Home as a Kind of Sickness

I remember an apartment filled with bodies, an apartment loud and raucous with partying college kids, and I sat among them, a thirty-or-something, drunk on the company, but loathing the clean-up.  I hated it at times.  It was a welcome respite from the days alone in Punta Gorda, a small oasis of talk and drinking games and fire spinning.  I loved it even as I hated being the only one who cared enough to contain the mess afterward.

Here it’s quiet.  I know people.  I could go out.  Sure.  Maybe.  But I could also sit on the floor and stare up at the ceiling, and it would be about the same thing.

They call this place Tallahassee.  My spouse sent me the following etymology: “from Muskogee tvlvhasse, name of a tribal town, perhaps from etvlwv ‘tribal town’ + vhasse ‘old, rancid.'”  I looked it up after he’d sent it to me.  He’d apparently copy pasted it from the Online Etymology Dictionary, © 2010 Douglas Harper.  It’s fitting.

I remember these things about Miami: fifteen or sixteen or more bodies pressed into our apartment on a weeknight.  Someone pouring the rum right-handed across his body, leaning to the left into his phone, against the counter, away from talk in order to better hear the tiny receiver.  I remember our philosopher and our resident kandi kid sitting cross-legged on the unmopped floor, hunching over the shesh besh board, dice rolls exploding from hands which drunkenly fumbled the chips in interlocked U’s.  I remember the cups of the tea set all holding rum, all glued to careless fingers, and dishwashers stuffed full of things that were supposed to have been hand washed.

It’s a folly to prefer that to this.  It’s a folly to think “I should have.”  I hated those nights when I could get no break from the noise.  But I’d trade everything in this town for one more night in a cramped apartment with friends.

I wonder if it’s wisdom to listen to our philosopher: you can be happy anywhere.  I don’t know.  I can try.  I found woods filled with paths bursting with chanterelles and wild onions.  I found pools seeping out of sinkholes smelling of earth and cool water.  I found isolation and strange hills, businesses that close early, park hours enforced, and no beach to wander at night.  Nowhere to sit until 2 a.m. with pen in hand around people, unless I want to drink coffee bad enough to hurt my stomach.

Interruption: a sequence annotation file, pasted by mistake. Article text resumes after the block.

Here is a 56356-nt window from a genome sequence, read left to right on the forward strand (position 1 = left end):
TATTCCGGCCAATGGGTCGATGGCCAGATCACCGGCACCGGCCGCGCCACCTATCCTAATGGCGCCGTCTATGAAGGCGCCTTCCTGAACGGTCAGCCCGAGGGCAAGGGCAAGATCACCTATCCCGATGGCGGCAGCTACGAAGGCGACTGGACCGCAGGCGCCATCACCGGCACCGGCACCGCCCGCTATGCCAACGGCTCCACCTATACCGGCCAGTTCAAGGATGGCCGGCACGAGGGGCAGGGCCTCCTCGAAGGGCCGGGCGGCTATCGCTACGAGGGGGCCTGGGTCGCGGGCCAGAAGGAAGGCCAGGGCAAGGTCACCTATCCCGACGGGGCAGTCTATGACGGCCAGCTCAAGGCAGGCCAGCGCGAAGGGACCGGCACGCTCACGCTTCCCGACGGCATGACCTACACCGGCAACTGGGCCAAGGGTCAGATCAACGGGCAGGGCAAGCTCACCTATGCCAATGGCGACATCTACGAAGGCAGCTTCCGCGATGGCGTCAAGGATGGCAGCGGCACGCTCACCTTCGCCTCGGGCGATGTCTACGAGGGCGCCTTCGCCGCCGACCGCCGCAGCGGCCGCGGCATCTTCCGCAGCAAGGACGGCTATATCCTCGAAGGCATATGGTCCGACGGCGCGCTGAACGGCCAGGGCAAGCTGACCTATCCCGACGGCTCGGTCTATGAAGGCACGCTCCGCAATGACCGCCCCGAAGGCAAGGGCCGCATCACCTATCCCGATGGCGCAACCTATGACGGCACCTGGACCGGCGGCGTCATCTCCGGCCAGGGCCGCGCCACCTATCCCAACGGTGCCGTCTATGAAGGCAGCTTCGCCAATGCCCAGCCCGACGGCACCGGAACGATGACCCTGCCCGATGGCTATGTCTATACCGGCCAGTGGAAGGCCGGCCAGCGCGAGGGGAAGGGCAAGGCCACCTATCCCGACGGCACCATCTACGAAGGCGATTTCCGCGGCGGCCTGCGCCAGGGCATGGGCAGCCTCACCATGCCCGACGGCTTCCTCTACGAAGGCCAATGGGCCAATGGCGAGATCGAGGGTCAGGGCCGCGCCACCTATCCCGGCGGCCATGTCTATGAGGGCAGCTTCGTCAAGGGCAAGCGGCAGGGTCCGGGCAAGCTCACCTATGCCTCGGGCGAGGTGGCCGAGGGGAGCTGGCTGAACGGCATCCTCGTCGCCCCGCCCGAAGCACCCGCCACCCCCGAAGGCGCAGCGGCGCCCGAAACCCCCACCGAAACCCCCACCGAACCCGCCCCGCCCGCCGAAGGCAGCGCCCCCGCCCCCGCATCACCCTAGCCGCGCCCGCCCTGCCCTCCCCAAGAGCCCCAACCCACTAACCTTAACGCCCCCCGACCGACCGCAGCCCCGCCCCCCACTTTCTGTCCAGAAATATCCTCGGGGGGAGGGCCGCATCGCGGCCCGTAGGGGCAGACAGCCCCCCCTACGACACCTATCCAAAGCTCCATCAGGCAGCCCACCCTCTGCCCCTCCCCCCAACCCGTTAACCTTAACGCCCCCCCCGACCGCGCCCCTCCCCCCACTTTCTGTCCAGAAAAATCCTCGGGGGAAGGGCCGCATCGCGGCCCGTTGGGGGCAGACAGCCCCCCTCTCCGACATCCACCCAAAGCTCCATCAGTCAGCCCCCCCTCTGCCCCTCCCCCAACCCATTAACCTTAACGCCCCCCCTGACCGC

This is the choice I made.  I came here to cold winter nights and college girls stage-whispering to each other about my clothes.  I love my spouse, but my pentacle draws stares.  What do you do with that?

1 thought on “Home as a Kind of Sickness”

  1. That first Miami apartment was exactly what you needed at the time, but you grew past it quickly- it was always meant to be just a transitional point for you. If you had stayed in that collective for too long you would have festered, and part of you would have died. (And, truth be told, I'm glad you got out when you did. I was worried for you, because it felt like you were using them as a protective armor that you truly never needed.)

    That being said, you need the flames of an occasional burst of chaos in your life. Too much or too long and it will burn you, but too long without and you grow cold and melancholy.

    My recommendation: Tallahassee is a college town. Seek those people out- the like-minded souls, the fire-spinners, the gamers, the chaos-bringers. You know they're near- you just have to find them. When you do, revel in that chaos a little here and there, enough to keep your fires burning.

    Like

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